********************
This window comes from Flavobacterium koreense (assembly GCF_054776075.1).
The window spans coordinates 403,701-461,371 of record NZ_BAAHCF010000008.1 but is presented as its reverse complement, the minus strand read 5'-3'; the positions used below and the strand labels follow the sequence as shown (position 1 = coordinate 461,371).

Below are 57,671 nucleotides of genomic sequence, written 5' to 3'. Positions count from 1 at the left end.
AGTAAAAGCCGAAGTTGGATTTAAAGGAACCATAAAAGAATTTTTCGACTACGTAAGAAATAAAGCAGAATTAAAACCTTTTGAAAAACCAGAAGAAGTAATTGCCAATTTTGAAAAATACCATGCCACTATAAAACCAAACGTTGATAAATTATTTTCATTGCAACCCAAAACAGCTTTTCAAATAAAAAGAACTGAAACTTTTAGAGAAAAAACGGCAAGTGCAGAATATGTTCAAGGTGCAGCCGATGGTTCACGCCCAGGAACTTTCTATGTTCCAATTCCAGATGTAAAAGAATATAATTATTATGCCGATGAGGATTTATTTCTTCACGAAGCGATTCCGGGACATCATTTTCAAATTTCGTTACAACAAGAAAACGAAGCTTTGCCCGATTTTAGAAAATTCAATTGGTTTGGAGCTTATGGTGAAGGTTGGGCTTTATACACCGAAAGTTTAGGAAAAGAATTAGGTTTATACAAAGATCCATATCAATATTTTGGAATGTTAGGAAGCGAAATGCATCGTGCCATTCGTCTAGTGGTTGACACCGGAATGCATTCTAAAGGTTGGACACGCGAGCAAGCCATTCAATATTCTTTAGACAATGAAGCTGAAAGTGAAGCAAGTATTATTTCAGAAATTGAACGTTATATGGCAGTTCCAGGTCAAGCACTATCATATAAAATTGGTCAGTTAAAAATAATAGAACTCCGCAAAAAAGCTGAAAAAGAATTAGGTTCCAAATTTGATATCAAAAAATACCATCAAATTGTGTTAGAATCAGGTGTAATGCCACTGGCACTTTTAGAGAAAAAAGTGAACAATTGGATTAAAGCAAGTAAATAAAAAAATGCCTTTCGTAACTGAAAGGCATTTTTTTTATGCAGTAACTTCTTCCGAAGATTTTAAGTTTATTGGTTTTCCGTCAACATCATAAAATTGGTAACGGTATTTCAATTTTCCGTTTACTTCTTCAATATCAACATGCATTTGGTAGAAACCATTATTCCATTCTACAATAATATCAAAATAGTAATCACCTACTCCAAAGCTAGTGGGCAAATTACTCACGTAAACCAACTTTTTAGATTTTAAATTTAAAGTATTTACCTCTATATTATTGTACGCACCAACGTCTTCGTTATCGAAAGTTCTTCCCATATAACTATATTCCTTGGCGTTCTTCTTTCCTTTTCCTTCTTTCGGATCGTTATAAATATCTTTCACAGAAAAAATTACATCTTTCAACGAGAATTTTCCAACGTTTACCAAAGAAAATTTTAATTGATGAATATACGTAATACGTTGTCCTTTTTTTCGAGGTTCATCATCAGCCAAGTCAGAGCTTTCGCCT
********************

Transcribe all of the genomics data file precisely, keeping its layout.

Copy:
This window comes from Flavobacterium koreense (assembly GCF_054776075.1).
The window spans coordinates 403,701-461,371 of record NZ_BAAHCF010000008.1 but is presented as its reverse complement, the minus strand read 5'-3'; the positions used below and the strand labels follow the sequence as shown (position 1 = coordinate 461,371).

Below are 57,671 nucleotides of genomic sequence, written 5' to 3'. Positions count from 1 at the left end.
AGTAAAAGCCGAAGTTGGATTTAAAGGAACCATAAAAGAATTTTTCGACTACGTAAGAAATAAAGCAGAATTAAAACCTTTTGAAAAACCAGAAGAAGTAATTGCCAATTTTGAAAAATACCATGCCACTATAAAACCAAACGTTGATAAATTATTTTCATTGCAACCCAAAACAGCTTTTCAAATAAAAAGAACTGAAACTTTTAGAGAAAAAACGGCAAGTGCAGAATATGTTCAAGGTGCAGCCGATGGTTCACGCCCAGGAACTTTCTATGTTCCAATTCCAGATGTAAAAGAATATAATTATTATGCCGATGAGGATTTATTTCTTCACGAAGCGATTCCGGGACATCATTTTCAAATTTCGTTACAACAAGAAAACGAAGCTTTGCCCGATTTTAGAAAATTCAATTGGTTTGGAGCTTATGGTGAAGGTTGGGCTTTATACACCGAAAGTTTAGGAAAAGAATTAGGTTTATACAAAGATCCATATCAATATTTTGGAATGTTAGGAAGCGAAATGCATCGTGCCATTCGTCTAGTGGTTGACACCGGAATGCATTCTAAAGGTTGGACACGCGAGCAAGCCATTCAATATTCTTTAGACAATGAAGCTGAAAGTGAAGCAAGTATTATTTCAGAAATTGAACGTTATATGGCAGTTCCAGGTCAAGCACTATCATATAAAATTGGTCAGTTAAAAATAATAGAACTCCGCAAAAAAGCTGAAAAAGAATTAGGTTCCAAATTTGATATCAAAAAATACCATCAAATTGTGTTAGAATCAGGTGTAATGCCACTGGCACTTTTAGAGAAAAAAGTGAACAATTGGATTAAAGCAAGTAAATAAAAAAATGCCTTTCGTAACTGAAAGGCATTTTTTTTATGCAGTAACTTCTTCCGAAGATTTTAAGTTTATTGGTTTTCCGTCAACATCATAAAATTGGTAACGGTATTTCAATTTTCCGTTTACTTCTTCAATATCAACATGCATTTGGTAGAAACCATTATTCCATTCTACAATAATATCAAAATAGTAATCACCTACTCCAAAGCTAGTGGGCAAATTACTCACGTAAACCAACTTTTTAGATTTTAAATTTAAAGTATTTACCTCTATATTATTGTACGCACCAACGTCTTCGTTATCGAAAGTTCTTCCCATATAACTATATTCCTTGGCGTTCTTCTTTCCTTTTCCTTCTTTCGGATCGTTATAAATATCTTTCACAGAAAAAATTACATCTTTCAACGAGAATTTTCCAACGTTTACCAAAGAAAATTTTAATTGATGAATATACGTAATACGTTGTCCTTTTTTTCGAGGTTCATCATCAGCCAAGTCAGAGCTTTCGCCT